SUMMARY OF THE INVENTION

It is therefore an object of the present invention to provide a polishing apparatus in which an abrasive liquid or a dressing liquid such as a deionized water supplied to a polishing cloth on a turntable is not scattered around, and can be effectively discharged therefrom to the exterior of the apparatus. The polishing apparatus is provided with a cover for the turntable which has a high strength and a high productivity.

According to the present invention, there is provided a polishing apparatus for polishing a surface of a workpiece comprising: a turntable having a polishing surface; a top ring for supporting the workpiece to be polished and pressing the workpiece against the polishing cloth; a dressing tool for dressing the polishing surface on the turntable; a cover which covers an upper surface of the turntable for preventing liquid on the turntable from being scattered, the cover being made of synthetic resin and having an upper wall and a side wall; and inserting holes formed in the upper wall of the cover for inserting the top ring and the dressing tool therethrough.

According to the present invention, since the abrasive liquid or the dressing liquid such as deionized water is not scattered in the clean room in which the polishing apparatus is installed, cleaning of the room is not required, and the driving devices for driving the top ring and the dressing tool are not adversely affected.

In a preferred embodiment of the present invention, the cover for the turntable is formed by a single plate made of synthetic resin.

With the above arrangement, since the cover is formed by a single plate made of synthetic resin, the cover has a high strength and light weight. Therefore, handling of the cover is easy, and material cost thereof can be greatly reduced. Further, the time required to manufacture the cover can be greatly reduced, and the manufacturing cost thereof can be also greatly reduced. Furthermore, since the same dies can be used to manufacture the cover, accuracy of shape and dimension of the cover can be ensured.

In a preferred embodiment of the present invention, the polishing apparatus further comprises a trough disposed around the turntable for receiving liquid discharged from the turntable, and an exhaust duct connected to the trough for exhausting gas in the cover.

With the above arrangement, when the cover is removed from the turntable or attached to the turntable, detachment or attachment of the exhaust duct is not required, and hence the maintenance of the turntable can be easily performed.

The above and other objects, features, and advantages of the present invention will become apparent from the following description of illustrative embodiments thereof in conjunction with the accompanying drawings.

BRIEF DESCRIPTION OF THE DRAWINGS

FIG. 1 is a vertical cross-sectional view of a polishing apparatus from which a cover for a turntable is removed according to a first embodiment of the present invention;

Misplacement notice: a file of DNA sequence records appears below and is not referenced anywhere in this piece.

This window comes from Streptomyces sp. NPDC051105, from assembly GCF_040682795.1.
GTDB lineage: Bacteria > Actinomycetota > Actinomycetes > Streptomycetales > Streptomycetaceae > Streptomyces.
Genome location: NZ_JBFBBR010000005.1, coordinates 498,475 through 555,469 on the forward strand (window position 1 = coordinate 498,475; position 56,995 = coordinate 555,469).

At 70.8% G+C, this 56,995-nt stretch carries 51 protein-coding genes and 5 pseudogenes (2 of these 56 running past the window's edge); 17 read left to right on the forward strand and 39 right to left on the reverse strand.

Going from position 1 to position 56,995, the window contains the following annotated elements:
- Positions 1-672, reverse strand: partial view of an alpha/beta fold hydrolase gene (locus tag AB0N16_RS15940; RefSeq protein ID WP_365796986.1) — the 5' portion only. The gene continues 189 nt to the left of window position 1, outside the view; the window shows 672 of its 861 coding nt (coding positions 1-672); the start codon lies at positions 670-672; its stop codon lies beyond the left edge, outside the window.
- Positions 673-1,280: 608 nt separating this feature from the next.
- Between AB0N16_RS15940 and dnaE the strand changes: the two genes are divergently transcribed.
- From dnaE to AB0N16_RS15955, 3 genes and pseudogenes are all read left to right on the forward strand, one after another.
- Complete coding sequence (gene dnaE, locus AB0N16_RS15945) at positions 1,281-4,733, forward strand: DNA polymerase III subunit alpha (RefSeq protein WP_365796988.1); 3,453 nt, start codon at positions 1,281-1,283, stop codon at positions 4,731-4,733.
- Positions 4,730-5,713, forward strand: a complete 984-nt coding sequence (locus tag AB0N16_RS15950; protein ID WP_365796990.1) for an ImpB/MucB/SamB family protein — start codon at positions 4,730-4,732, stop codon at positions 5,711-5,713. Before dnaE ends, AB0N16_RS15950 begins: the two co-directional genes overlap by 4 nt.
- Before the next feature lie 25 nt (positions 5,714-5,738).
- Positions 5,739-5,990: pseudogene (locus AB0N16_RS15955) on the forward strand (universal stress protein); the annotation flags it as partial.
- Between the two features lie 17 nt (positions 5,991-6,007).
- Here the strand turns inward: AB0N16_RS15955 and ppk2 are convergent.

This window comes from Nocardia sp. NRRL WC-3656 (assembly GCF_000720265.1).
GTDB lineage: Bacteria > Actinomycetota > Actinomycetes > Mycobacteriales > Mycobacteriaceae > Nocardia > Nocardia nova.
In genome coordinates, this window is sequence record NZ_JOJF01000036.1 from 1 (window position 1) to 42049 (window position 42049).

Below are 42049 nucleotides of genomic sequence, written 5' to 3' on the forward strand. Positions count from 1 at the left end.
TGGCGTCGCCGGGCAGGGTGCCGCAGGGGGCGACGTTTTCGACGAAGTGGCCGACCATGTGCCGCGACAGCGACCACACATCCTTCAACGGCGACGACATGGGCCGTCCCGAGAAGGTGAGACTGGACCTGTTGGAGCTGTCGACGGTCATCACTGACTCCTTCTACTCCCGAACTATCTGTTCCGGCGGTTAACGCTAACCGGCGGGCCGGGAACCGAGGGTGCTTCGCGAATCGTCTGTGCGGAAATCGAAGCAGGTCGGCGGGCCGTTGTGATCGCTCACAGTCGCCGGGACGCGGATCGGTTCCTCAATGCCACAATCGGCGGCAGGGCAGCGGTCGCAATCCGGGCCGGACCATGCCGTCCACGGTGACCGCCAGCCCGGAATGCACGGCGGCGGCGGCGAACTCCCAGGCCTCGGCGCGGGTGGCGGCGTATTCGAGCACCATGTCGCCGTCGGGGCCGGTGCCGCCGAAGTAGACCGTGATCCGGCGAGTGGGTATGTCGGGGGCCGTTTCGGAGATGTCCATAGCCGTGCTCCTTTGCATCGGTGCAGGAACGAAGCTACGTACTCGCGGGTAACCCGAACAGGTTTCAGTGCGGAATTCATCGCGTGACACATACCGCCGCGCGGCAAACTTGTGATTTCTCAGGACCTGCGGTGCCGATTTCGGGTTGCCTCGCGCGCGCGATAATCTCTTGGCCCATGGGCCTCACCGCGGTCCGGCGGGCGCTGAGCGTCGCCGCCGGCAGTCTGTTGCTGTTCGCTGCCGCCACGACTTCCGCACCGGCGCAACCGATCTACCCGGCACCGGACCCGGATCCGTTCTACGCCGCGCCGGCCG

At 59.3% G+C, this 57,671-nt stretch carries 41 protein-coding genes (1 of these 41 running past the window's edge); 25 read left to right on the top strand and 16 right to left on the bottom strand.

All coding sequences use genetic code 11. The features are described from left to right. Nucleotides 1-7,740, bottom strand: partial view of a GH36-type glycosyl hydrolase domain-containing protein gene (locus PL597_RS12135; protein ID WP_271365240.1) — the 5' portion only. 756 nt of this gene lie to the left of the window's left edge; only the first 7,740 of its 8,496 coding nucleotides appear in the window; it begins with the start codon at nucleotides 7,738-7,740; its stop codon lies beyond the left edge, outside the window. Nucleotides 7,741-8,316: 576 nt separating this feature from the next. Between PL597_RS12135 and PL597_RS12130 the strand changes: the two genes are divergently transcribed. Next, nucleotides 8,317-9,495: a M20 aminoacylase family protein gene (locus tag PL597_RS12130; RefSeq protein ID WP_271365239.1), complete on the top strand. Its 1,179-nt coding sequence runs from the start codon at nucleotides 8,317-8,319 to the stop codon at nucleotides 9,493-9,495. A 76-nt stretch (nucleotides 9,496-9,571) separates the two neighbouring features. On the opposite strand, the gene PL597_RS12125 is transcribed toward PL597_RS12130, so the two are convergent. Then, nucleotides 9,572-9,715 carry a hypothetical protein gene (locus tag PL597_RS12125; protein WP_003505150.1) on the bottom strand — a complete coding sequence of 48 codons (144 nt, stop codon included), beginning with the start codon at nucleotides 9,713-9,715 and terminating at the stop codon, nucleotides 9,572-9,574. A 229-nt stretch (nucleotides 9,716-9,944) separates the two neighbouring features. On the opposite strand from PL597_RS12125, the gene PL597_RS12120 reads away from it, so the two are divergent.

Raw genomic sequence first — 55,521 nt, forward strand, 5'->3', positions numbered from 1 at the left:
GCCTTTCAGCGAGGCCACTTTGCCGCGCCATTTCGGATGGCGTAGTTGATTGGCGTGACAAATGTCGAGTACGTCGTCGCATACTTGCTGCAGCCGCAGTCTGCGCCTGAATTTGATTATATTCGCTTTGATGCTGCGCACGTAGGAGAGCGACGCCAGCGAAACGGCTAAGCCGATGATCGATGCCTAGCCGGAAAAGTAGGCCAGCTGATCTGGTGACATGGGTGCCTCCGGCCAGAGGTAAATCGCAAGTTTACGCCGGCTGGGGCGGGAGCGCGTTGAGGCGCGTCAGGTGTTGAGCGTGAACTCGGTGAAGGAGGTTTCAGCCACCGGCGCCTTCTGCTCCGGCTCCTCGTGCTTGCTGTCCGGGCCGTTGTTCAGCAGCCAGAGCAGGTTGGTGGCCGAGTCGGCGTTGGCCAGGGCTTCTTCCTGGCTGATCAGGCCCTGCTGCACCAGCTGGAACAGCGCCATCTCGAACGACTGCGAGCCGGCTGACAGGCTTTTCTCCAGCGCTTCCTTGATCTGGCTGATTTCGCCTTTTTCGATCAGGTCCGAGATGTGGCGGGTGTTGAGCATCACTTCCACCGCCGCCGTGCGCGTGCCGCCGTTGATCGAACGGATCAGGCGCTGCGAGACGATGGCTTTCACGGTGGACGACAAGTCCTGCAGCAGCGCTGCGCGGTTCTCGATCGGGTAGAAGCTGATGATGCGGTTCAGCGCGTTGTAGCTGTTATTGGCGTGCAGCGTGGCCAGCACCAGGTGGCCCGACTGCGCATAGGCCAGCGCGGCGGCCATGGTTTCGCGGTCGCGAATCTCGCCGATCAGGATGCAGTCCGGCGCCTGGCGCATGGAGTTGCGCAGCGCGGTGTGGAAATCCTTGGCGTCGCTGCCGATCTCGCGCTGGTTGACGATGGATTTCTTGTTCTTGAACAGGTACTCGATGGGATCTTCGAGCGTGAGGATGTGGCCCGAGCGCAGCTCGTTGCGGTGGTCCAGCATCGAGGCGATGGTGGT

FIG. 2 is a plan view of a polishing apparatus from which a cover for a turntable is removed according to the first embodiment of the present invention;

FIG. 3 is a perspective view of a cover for a turntable in a polishing apparatus according to the first embodiment of the present invention;

FIG. 4 is a perspective view showing an opening formed in the cover and a nozzle unit attached to the cover according to the first embodiment of the present invention;

FIG. 5 is a vertical cross-sectional view of a polishing apparatus having a cover for a turntable according to the first embodiment of the present invention;

FIG. 6 is a perspective view of a cover for a turntable in a polishing apparatus according to a second embodiment of the present invention;

FIG. 7 is a vertical cross-sectional view of a polishing apparatus having a cover for a turntable according to the second embodiment of the present invention; and

FIG. 8 is a vertical cross-sectional view of a polishing apparatus having a cover for a turntable according to a third embodiment of the present invention.

DETAILED DESCRIPTION OF THE PREFERRED EMBODIMENTS

A polishing apparatus according to a first embodiment of the present invention will be described below with reference to FIGS. 1 through 5.

A basic structure of a polishing apparatus will be described with reference to FIGS. 1 and 2. FIGS. 1 and 2 show a polishing apparatus from which a cover for a turntable is removed. As shown in FIG. 1, a polishing apparatus 70 comprises a turntable 73, and a top ring 75 positioned above the turntable 73 for holding a semiconductor wafer 2 against the turntable 73. The top ring 75 is located in an off-center position with respect to the turntable 73. The turntable 73 is rotatable about its own axis as indicated by the arrow A by a motor (not shown) which is coupled through a shaft 73 a to the turntable 73. A polishing cloth 74 is attached to an upper surface of the turntable 73.

The top ring 75 is coupled to a motor (not shown) and also to a lifting/lowering cylinder (not shown). The top ring 75 is vertically movable and rotatable about its own axis as indicated by the arrows B, C by the motor and the lifting/lowering cylinder. The top ring 75 can therefore press the semiconductor wafer 2 against the polishing cloth 74 under a desired pressure. The semiconductor wafer 2 is attached to a lower surface of the top ring 75 under a vacuum or the like. A guide ring 76 is mounted on the outer circumferential edge of the lower surface of the top ring 75 for preventing the semiconductor wafer 2 from being disengaged from the top ring 75.

A dressing unit comprises a dressing tool 79 which is positioned above the turntable 73 in diametrically opposite relation to the top ring 75. The dressing tool 79 is coupled to a motor (not shown) and also to a lifting/lowering cylinder (not shown). The dressing tool 79 is vertically movable and rotatable about its own axis as indicated by the arrows D, E by the motor and the lifting/lowering cylinder. The dressing tool 79 has a dressing layer 79 a composed of, for example, a diamond grain layer containing diamond grains on its lower surface.